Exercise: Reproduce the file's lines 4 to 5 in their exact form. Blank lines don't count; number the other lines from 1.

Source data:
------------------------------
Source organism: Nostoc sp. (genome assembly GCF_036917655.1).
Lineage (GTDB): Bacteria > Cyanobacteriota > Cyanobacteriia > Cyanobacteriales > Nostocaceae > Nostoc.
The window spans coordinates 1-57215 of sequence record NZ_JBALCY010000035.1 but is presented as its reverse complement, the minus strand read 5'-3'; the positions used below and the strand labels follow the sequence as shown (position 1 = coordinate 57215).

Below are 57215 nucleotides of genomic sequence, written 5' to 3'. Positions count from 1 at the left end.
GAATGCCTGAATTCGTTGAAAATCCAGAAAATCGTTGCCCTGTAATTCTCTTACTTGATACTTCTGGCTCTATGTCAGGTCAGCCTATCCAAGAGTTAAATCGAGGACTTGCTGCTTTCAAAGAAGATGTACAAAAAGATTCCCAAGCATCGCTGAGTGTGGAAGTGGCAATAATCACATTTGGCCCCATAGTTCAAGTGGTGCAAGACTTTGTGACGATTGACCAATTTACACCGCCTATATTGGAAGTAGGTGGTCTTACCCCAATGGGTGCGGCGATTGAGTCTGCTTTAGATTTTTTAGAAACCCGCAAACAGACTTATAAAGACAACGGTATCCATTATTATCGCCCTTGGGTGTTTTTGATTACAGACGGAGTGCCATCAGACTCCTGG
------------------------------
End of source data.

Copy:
Below are 57215 nucleotides of genomic sequence, written 5' to 3'. Positions count from 1 at the left end.
GAATGCCTGAATTCGTTGAAAATCCAGAAAATCGTTGCCCTGTAATTCTCTTACTTGATACTTCTGGCTCTATGTCAGGTCAGCCTATCCAAGAGTTAAATCGAGGACTTGCTGCTTTCAAAGAAGATGTACAAAAAGATTCCCAAGCATCGCTGAGTGTGGAAGTGGCAATAATCACATTTGGCCCCATAGTTCAAGTGGTGCAAGACTTTGTGACGATTGACCAATTTACACCGCCTATATTGGAAGTAGGTGGTCTTACCCCAATGGGTGCGGCGATTGAGTCTGCTTTAGATTTTTTAGAAACCCGCAAACAGACTTATAAAGACAACGGTATCCATTATTATCGCCCTTGGGTGTTTTTGATTACAGACGGAGTGCCATCAGACTCCTGG